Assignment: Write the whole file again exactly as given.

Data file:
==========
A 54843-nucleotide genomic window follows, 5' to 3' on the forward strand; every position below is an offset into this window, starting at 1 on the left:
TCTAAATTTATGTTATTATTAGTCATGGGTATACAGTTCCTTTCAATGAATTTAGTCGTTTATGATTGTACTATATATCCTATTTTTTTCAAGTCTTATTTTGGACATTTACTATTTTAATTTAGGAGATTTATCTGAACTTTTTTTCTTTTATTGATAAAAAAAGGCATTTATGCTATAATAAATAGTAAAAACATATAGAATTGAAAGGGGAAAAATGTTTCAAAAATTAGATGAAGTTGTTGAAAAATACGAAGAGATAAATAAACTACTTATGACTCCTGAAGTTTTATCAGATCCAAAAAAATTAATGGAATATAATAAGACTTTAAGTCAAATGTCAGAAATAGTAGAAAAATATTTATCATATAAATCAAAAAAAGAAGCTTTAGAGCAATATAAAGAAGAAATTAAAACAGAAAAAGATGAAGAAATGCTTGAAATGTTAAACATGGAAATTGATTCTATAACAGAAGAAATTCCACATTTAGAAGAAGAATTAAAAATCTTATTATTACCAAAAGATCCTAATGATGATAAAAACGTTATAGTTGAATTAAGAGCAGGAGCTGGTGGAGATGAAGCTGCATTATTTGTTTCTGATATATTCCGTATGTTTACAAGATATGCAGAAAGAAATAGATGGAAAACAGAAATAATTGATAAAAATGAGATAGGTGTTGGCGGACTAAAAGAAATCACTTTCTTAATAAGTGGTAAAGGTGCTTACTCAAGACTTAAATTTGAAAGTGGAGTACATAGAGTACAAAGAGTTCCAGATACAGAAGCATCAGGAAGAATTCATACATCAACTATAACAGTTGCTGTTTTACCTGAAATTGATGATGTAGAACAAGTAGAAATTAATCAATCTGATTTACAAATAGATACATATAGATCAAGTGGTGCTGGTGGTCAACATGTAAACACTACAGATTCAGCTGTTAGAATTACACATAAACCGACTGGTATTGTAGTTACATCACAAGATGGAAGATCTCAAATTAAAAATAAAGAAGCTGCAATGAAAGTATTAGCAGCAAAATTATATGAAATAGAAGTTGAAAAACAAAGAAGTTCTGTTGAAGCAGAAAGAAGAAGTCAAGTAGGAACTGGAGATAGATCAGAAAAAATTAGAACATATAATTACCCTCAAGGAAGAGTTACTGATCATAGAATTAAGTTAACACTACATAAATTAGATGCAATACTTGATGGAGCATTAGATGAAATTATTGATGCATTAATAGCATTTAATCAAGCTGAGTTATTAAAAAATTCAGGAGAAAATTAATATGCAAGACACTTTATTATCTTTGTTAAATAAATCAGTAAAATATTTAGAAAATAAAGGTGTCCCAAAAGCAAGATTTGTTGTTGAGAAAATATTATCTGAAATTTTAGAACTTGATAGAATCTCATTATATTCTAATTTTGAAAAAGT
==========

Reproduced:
A 54843-nucleotide genomic window follows, 5' to 3' on the forward strand; every position below is an offset into this window, starting at 1 on the left:
TCTAAATTTATGTTATTATTAGTCATGGGTATACAGTTCCTTTCAATGAATTTAGTCGTTTATGATTGTACTATATATCCTATTTTTTTCAAGTCTTATTTTGGACATTTACTATTTTAATTTAGGAGATTTATCTGAACTTTTTTTCTTTTATTGATAAAAAAAGGCATTTATGCTATAATAAATAGTAAAAACATATAGAATTGAAAGGGGAAAAATGTTTCAAAAATTAGATGAAGTTGTTGAAAAATACGAAGAGATAAATAAACTACTTATGACTCCTGAAGTTTTATCAGATCCAAAAAAATTAATGGAATATAATAAGACTTTAAGTCAAATGTCAGAAATAGTAGAAAAATATTTATCATATAAATCAAAAAAAGAAGCTTTAGAGCAATATAAAGAAGAAATTAAAACAGAAAAAGATGAAGAAATGCTTGAAATGTTAAACATGGAAATTGATTCTATAACAGAAGAAATTCCACATTTAGAAGAAGAATTAAAAATCTTATTATTACCAAAAGATCCTAATGATGATAAAAACGTTATAGTTGAATTAAGAGCAGGAGCTGGTGGAGATGAAGCTGCATTATTTGTTTCTGATATATTCCGTATGTTTACAAGATATGCAGAAAGAAATAGATGGAAAACAGAAATAATTGATAAAAATGAGATAGGTGTTGGCGGACTAAAAGAAATCACTTTCTTAATAAGTGGTAAAGGTGCTTACTCAAGACTTAAATTTGAAAGTGGAGTACATAGAGTACAAAGAGTTCCAGATACAGAAGCATCAGGAAGAATTCATACATCAACTATAACAGTTGCTGTTTTACCTGAAATTGATGATGTAGAACAAGTAGAAATTAATCAATCTGATTTACAAATAGATACATATAGATCAAGTGGTGCTGGTGGTCAACATGTAAACACTACAGATTCAGCTGTTAGAATTACACATAAACCGACTGGTATTGTAGTTACATCACAAGATGGAAGATCTCAAATTAAAAATAAAGAAGCTGCAATGAAAGTATTAGCAGCAAAATTATATGAAATAGAAGTTGAAAAACAAAGAAGTTCTGTTGAAGCAGAAAGAAGAAGTCAAGTAGGAACTGGAGATAGATCAGAAAAAATTAGAACATATAATTACCCTCAAGGAAGAGTTACTGATCATAGAATTAAGTTAACACTACATAAATTAGATGCAATACTTGATGGAGCATTAGATGAAATTATTGATGCATTAATAGCATTTAATCAAGCTGAGTTATTAAAAAATTCAGGAGAAAATTAATATGCAAGACACTTTATTATCTTTGTTAAATAAATCAGTAAAATATTTAGAAAATAAAGGTGTCCCAAAAGCAAGATTTGTTGTTGAGAAAATATTATCTGAAATTTTAGAACTTGATAGAATCTCATTATATTCTAATTTTGAAAAAGT